Deconstruction: The series could be considered a deconstruction of the Magical Girl genre. However, a few of the common tropes (flashy transformations, powers that are Invisible to Normals) are left out, so it may be too far of a shift to count.
Reconstruction, then; showing that the genre works just as well without those tropes.
Easily Forgiven: Nobody holds anyone responsible for their actions during the Carnival, up to and including rape and murder.
Easter Egg: Two of them. In episode 2, Mai's classmate directly next to her and in front of Yuuichi is Chun Mei, who looks almost exactly like Nina Wang from Mai-Otome. At the very end of the last episode, an orange-haired girl runs across the screen and looks at the camera just as Mai, Mikoto and Natsuki leave — and she looks exactly like Arika Yumemiya, the central character of Mai-Otome. They're very brief, but you can see them.
Engrish: The supposedly American Alyssa singing "It's only a fairytale". While it sounds beautiful, it's pretty obvious that the lyrics were written in Japanese and blunt force trauma translated, assuming you realize it's supposed to be English at all.
Enjo Kosai: This is Nao's favored night activity, with a twist. She actually makes the guys think she's gonna service them, but then she uses her CHILD to rob them
Alyssa: Just because it's a satellite, that doesn't mean it travels at a constant speed.
Expy: From Neon Genesis Evangelion; one character is a very transparent Rei Ayanami clone (cute, but creepy). Another is a blatant Kaworu Nagisa. His name? Nagi. Last but not least: they have the same seiyuu.
Shiho forces Tate to give her one in epiosde 19. Unbeknownst to him, Mai was sitting on a swing in a playground below where they were at, and he does it right in full view of her. Unlike when Mai nearly kissed Reito, she doesn't stop him, but he hears her getting off the swing in time to realize the trap Shiho forced him in.
Let us not forget Miyu Greer: Multiple Intelligencial YggdrasilUnit.
Gainaxing: On Mai, though interestingly Haruka actually has the largest bust of any female character (88cm) and mostly avoids this treatment.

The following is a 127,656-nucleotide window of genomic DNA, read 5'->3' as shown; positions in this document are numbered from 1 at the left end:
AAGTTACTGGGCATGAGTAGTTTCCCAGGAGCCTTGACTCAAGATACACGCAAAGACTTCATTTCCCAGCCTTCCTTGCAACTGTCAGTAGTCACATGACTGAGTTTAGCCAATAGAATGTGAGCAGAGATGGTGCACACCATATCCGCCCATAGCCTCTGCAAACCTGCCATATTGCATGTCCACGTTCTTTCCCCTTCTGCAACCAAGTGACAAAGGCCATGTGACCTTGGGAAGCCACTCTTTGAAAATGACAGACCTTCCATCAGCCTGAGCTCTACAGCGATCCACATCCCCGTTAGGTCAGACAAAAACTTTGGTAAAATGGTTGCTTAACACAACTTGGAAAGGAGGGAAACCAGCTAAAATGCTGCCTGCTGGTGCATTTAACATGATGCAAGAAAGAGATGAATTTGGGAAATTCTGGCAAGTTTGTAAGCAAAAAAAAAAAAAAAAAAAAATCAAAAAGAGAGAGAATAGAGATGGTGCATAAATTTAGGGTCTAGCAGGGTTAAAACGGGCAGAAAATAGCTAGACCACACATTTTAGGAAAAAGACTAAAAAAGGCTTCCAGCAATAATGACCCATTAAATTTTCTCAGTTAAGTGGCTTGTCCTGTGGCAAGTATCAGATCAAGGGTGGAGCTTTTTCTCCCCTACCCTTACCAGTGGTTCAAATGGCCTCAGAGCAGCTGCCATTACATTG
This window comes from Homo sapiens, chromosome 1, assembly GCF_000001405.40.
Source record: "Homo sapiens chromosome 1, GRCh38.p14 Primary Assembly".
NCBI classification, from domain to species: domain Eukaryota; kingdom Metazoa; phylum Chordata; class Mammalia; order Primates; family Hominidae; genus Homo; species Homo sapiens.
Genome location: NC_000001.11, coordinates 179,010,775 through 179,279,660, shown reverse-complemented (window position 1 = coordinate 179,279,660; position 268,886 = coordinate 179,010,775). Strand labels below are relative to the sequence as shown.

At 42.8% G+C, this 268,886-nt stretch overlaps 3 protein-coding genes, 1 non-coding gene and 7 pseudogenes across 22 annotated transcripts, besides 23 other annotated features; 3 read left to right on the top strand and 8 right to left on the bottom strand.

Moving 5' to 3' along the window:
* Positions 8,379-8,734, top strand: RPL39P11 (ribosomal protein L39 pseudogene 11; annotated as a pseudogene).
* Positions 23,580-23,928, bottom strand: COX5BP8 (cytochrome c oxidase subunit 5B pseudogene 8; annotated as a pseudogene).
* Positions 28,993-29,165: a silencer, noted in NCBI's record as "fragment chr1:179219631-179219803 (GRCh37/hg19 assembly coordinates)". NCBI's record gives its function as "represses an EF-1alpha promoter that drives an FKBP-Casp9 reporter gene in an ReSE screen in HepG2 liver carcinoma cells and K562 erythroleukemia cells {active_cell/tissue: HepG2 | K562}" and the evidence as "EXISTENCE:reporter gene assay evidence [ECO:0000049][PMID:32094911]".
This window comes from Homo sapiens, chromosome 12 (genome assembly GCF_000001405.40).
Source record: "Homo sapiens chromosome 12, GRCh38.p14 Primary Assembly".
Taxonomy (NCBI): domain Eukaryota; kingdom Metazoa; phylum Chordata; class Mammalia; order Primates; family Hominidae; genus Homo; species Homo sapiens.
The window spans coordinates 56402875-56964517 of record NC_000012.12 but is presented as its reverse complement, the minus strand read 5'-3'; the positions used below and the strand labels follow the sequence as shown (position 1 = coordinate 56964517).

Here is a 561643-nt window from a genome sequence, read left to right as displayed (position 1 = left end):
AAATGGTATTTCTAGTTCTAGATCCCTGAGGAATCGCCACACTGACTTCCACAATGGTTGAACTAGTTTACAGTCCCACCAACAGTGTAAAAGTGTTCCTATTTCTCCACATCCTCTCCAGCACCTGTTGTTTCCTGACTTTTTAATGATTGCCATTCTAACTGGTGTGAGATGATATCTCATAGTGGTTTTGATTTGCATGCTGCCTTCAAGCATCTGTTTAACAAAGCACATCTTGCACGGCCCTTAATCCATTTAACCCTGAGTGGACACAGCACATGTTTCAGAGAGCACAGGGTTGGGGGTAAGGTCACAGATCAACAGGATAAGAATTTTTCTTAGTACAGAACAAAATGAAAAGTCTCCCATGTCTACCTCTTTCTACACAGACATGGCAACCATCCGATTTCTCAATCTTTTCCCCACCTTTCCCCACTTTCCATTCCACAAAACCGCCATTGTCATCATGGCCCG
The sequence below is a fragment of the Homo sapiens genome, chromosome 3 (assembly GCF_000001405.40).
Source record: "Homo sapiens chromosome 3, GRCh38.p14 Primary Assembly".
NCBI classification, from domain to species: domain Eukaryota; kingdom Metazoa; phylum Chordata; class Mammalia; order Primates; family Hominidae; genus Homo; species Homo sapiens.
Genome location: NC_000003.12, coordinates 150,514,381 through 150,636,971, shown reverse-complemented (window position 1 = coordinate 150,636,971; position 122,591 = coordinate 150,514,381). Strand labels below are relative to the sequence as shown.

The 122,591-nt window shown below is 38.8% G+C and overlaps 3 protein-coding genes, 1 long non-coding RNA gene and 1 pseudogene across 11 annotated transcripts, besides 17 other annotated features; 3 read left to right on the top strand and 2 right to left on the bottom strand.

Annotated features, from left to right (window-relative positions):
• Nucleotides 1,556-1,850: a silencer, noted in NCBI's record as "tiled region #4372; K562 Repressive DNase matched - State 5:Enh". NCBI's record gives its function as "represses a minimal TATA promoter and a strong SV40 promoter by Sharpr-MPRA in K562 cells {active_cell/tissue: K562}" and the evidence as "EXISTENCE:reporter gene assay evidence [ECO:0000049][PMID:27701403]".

Maybe her bust is the biggest, but her cup size is obviously significantly smaller than Mai's. In fact, Yukariko the nun has the largest bust measurement (89 cm), but she's not as busty as Mai.
Gambit Pileup: There are two separate groups of Illuminati involved, just for starters. One such group is in the middle of a power struggle between two Eldritch Abominations, has one human Starscream with his own pet HiME, has one Defector from Decadence independently working with Natsuki to bring the whole thing down, and had another member who tried to defect to the other side. The other group is more or less taken off the board in the middle of the series, but still works with Natsuki to trade information, and the immortal cyborg superweapon they lost control of proves key to stopping the Big Bad.
Gilligan Cut: In episode 15, Midori attempts to form a Hime protection group. Both Nao and Natsuki both claim they're not interested. In the very next scene, Midori is giving her speech about it, and both girls are there, albeit against their will and tied up, with the implication that Midori knocked them out and brought them there.
The Glomp: Mikoto -> Mai, a lot; likewise Shiho -> Yuuichi.
Mai suffers a particularly brutal one in episode 19 after accidentally overhearing her brother mention that he didn't want to burden her anymore, and then seeing Shiho force Tate to kiss her shortly afterwards. She snaps out of it briefly when Nao gloats to tell her she's going to attack Takumi, then falls into it again when Takumi disappears in front of her.
Natsuki has one when she learns that her mother was going to sell her before she died. She loses the ability to use her Element or Child, and is thus no longer able or willing to fight back against Nao before Shizuru shows up. Shizuru's actions for the sake of "helping" Natsuki push her further into it, but she eventually recovers and regains her powers
Heroic Sacrifice: Done twice, and subverted both times: Mai shielding her friends from Artemis' laser beam with Kagutsuchi and then flying out to space to destroy it, and Yuuichi ordering Mai to take out Shiho's Yatagarasu, knowing that it will kill him. Mikoto jumps in and does it for Mai. They get better.
Hidden Eyes: Shizuru, right before she challenges Haruka and Yukino.
Hollywood Tone Deaf: Natsuki and Nao are terrible singers, although their seiyuus do much better jobs at their image songs.
Honor Before Reason: Subverted and reaffirmed: Shizuru and especially Shiho would gladly let the world burn for the people they love, and Mai heroically refuses the offer to become the goddess-wife of the Big Bad, remake a world where her brother is happy and healthy, and chose to fight his tyranny with almost no apparent hope of victory.
Incest Subtext: Mai and Takumi are quite a bit closer than you'd expect out of siblings, which gets furiously lampshaded at several points. Tate and Akira both accuse him of having a sister complex. Mai takes it quite hard when Takumi decides to go to America for surgery alone as a way of becoming independent from Mai, although it's a matter of interpretation whether this reduces the subtext on Takumi's, adds to the subtext on Mai's end, or both.